- Artificial intelligence goes way beyond autonomous vehicles
- It could save the automotive industry $44 billion by 2025
- AI could help manage supply chain disruption
- The benefits of AI touch every part of the process from manufacturing to aftersales
Many people might think of artificial intelligence (AI) as the backbone of autonomous vehicle technology — and they’d be right. But AI for automotive has so many more applications beyond powering driverless cars. So many, in fact, that it’s transforming the industry in a variety of ways from improving the efficiency of manufacturing to supporting the sales process.
Many manufacturers, including those in the electric vehicle (EV) and micro-mobility, recognize the value of AI in improving efficiency and quality control in the manufacturing process. For example, AI-powered robots can be employed to identify and repair defects in parts specific to EVs and micro-mobility vehicles, and computer vision systems can monitor the production line for potential issues.
Many manufacturers recognize the value of this technology as it can identify defects up to 90% more accurately than a human (at least, according to Porsche), significantly reducing issues and recalls down the line.
Moreover, AI serves as a powerful planning tool for manufacturers, including those in the EV and micro-mobility sector. Digital twins, which simulate parts, factories, or vehicles before physical production, are extensively utilized. For instance, BMW employs a digital factory twin to predict worker movements, thereby avoiding ergonomic issues during the assembly of EVs and micro-mobility vehicles. By implementing such simulations, BMW has successfully reduced the time spent on planning factory operations by 25%, enabling more efficient production in the EV and micro-mobility industry.
Sales and Marketing
AI is being used to improve customer targeting and personalization. In fact, the use of AI in this area has such a knock-on effect on the industry that those benefits are estimated to reach $44 billion by 2025, according to McKinsey — that’s around 2% of the total operating margin.
Perhaps more importantly, better market intelligence from AI can help predict inventory needs, reducing the time a vehicle sits unsold at a dealership by as much as 30%, according to a report from BCG. This helps businesses improve their margins while still serving customers to the level expected of them.
AI is also used to better personalize marketing messages to customers. According to McKinsey, brands that choose to personalize the user experience generate 40% more revenue than the ones that don’t. This makes sense when you consider a car advert aimed at a 40-year-old city worker is unlikely to resonate with a 20-something woman living in a rural area.
The global automotive aftermarket industry, including the EV sector, is steadily rising in value and was valued at $721.2 billion in 2021, but the entire supply chain is prone to error. With millions of parts being sold to thousands of customers, manual processes can lead to lost revenue and angry customers.
While technology can’t improve physical supply, it can alleviate the pain of these issues. In fact, a 3Gem report showed that 53% of the supply chain decision-makers surveyed believed AI advances are key to managing disruption.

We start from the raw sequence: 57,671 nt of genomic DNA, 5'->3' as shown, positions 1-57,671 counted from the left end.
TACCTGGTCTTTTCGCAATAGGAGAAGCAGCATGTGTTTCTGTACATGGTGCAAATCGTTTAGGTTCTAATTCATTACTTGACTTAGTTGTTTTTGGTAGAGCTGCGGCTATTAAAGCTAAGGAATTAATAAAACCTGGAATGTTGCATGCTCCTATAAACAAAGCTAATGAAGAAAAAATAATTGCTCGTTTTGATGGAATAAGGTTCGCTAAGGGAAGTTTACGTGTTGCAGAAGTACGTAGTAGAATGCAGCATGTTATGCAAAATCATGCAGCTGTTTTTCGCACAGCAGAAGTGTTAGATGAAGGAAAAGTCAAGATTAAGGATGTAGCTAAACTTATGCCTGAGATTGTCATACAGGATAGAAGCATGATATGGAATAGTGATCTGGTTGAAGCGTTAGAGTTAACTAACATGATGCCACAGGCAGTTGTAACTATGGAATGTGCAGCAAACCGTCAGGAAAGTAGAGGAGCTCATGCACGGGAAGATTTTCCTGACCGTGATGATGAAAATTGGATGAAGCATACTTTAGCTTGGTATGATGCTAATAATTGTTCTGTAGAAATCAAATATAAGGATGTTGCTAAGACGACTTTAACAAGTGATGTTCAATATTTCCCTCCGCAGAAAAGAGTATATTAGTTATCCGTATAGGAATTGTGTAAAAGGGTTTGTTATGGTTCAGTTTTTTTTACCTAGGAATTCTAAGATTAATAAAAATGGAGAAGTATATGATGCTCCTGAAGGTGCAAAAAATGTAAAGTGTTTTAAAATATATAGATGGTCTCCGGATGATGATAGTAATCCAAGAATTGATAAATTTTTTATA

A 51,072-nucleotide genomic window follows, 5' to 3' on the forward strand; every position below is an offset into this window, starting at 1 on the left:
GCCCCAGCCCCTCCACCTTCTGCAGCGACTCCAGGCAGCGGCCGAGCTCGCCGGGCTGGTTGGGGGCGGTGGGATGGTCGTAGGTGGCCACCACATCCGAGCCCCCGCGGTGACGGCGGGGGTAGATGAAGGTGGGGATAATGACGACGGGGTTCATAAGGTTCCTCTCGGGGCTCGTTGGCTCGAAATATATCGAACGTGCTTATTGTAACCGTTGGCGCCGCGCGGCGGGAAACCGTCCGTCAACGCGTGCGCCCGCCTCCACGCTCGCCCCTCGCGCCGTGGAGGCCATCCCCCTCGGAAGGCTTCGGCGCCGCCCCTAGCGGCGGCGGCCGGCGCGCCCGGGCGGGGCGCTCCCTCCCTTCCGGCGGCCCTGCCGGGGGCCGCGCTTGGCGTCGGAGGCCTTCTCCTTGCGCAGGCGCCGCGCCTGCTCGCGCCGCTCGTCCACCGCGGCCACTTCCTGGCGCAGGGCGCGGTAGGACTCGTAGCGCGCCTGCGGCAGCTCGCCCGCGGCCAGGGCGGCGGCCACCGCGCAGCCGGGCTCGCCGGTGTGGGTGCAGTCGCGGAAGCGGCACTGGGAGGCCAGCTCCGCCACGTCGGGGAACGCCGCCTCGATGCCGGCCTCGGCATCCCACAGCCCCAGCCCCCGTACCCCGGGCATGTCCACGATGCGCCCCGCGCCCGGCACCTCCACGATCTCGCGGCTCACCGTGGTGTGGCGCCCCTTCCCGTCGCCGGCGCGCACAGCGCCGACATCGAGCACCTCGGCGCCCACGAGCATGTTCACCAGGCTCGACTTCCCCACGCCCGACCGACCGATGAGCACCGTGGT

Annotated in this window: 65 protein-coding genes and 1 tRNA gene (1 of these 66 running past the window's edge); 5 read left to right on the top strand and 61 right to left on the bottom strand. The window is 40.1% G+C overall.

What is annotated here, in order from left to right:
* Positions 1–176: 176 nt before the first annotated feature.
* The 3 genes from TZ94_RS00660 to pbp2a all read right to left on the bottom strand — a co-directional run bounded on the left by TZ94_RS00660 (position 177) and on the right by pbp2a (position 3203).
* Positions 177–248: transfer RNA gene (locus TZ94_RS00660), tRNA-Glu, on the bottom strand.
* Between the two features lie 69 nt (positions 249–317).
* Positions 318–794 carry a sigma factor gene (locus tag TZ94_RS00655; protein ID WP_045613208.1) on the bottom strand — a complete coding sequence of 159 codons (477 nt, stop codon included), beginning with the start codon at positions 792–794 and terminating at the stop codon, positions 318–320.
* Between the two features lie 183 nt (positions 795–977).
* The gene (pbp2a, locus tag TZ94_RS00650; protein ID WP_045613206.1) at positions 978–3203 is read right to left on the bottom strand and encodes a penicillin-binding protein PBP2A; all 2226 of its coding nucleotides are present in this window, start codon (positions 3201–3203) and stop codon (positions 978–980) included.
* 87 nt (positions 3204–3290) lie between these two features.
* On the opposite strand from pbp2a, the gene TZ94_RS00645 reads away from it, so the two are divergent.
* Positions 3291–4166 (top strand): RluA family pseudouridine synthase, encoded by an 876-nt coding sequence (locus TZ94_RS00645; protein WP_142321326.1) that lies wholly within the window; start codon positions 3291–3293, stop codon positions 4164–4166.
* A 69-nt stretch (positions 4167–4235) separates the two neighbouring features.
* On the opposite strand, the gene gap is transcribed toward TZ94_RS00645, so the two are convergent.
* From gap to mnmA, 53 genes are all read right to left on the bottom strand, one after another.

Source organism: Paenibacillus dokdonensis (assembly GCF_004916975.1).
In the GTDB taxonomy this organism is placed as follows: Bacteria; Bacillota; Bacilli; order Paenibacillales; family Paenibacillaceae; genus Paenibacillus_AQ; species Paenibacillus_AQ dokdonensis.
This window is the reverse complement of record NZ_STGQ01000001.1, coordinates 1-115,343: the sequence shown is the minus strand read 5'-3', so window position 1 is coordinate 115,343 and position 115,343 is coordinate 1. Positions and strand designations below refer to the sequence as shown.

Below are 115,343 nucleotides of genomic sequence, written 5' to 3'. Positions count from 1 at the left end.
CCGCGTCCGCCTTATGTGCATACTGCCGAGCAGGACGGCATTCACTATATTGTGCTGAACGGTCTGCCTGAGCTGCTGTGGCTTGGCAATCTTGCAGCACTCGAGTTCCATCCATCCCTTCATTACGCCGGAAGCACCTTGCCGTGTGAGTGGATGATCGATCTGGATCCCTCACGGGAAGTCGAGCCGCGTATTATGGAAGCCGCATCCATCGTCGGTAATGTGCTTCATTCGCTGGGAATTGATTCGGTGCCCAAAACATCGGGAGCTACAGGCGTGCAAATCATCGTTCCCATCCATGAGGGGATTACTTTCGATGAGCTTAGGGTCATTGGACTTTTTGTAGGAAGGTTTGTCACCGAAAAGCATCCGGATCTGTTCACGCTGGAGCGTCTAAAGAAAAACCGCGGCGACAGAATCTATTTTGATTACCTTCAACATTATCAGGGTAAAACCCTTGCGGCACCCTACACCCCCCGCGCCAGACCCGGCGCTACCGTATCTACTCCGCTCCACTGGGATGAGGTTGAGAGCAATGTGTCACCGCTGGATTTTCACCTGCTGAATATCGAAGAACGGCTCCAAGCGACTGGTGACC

Nitin Dsouza, head of global supply chain at Publicis Sapient told IT Pro: “AI has built various scenario models and calculated the right price to buy at, when a premium is appropriate, how high it would be, and so on. It has also used shipping and transport data to predict delays in delivery.” This helps improve the buying cycle and ensures delays are minimized for customers waiting on aftermarket parts.
Safety is also another area that will continue to improve with AI and machine learning. In the same way autonomous vehicles use data analytics and machine learning to read the road and keep passengers safe, AI can be used within a traditional vehicle to improve safety. Many advanced driver assist systems (ADAS) use the same sensor and camera technology found in fully autonomous vehicles.
In many vehicles, AI and machine learning power these safety features:
- Automatic braking
- Collision avoidance systems
- Pedestrian and cyclist alerts
- Cross-traffic alerts
- Intelligent cruise control
Other applications of AI in automotive
As well as self-driving cars, AI could improve the wider automotive experience. Here are some examples:
- Intelligent heads-up displays that adapt to the environment
- Transport planning to combat congestion
- Enhances the user experience by developing personalized interfaces, voice assistants, and intelligent recommendations.
- Smart city technology allows the environment to communicate with vehicles
- Optimizes battery performance, extends lifespan, and enhances efficiency through predictive analysis and energy management.
- Analyzes driving patterns and conditions to improve energy usage, recommend behaviors, and accurately predict range.
- Detects component issues and anomalies, enabling proactive maintenance and minimizing unplanned downtime
- Optimizes charging stations, balances load distribution, and provides intelligent charging recommendations.
All these uses of machine learning and artificial intelligence can help to make the driving experience smoother and more enjoyable for drivers and passengers alike.
Artificial intelligence is transforming the automotive industry in ways beyond powering autonomous vehicles. It’s used to improve manufacturing efficiency, quality control, and planning, which reduces errors and improves overall productivity but it extends beyond this, too, into sales, supply chain, and city planning.
Overall, the impact of AI in the automotive industry has been significant, and it is expected to continue to drive innovation and improve the industry’s efficiency, safety, and customer satisfaction.
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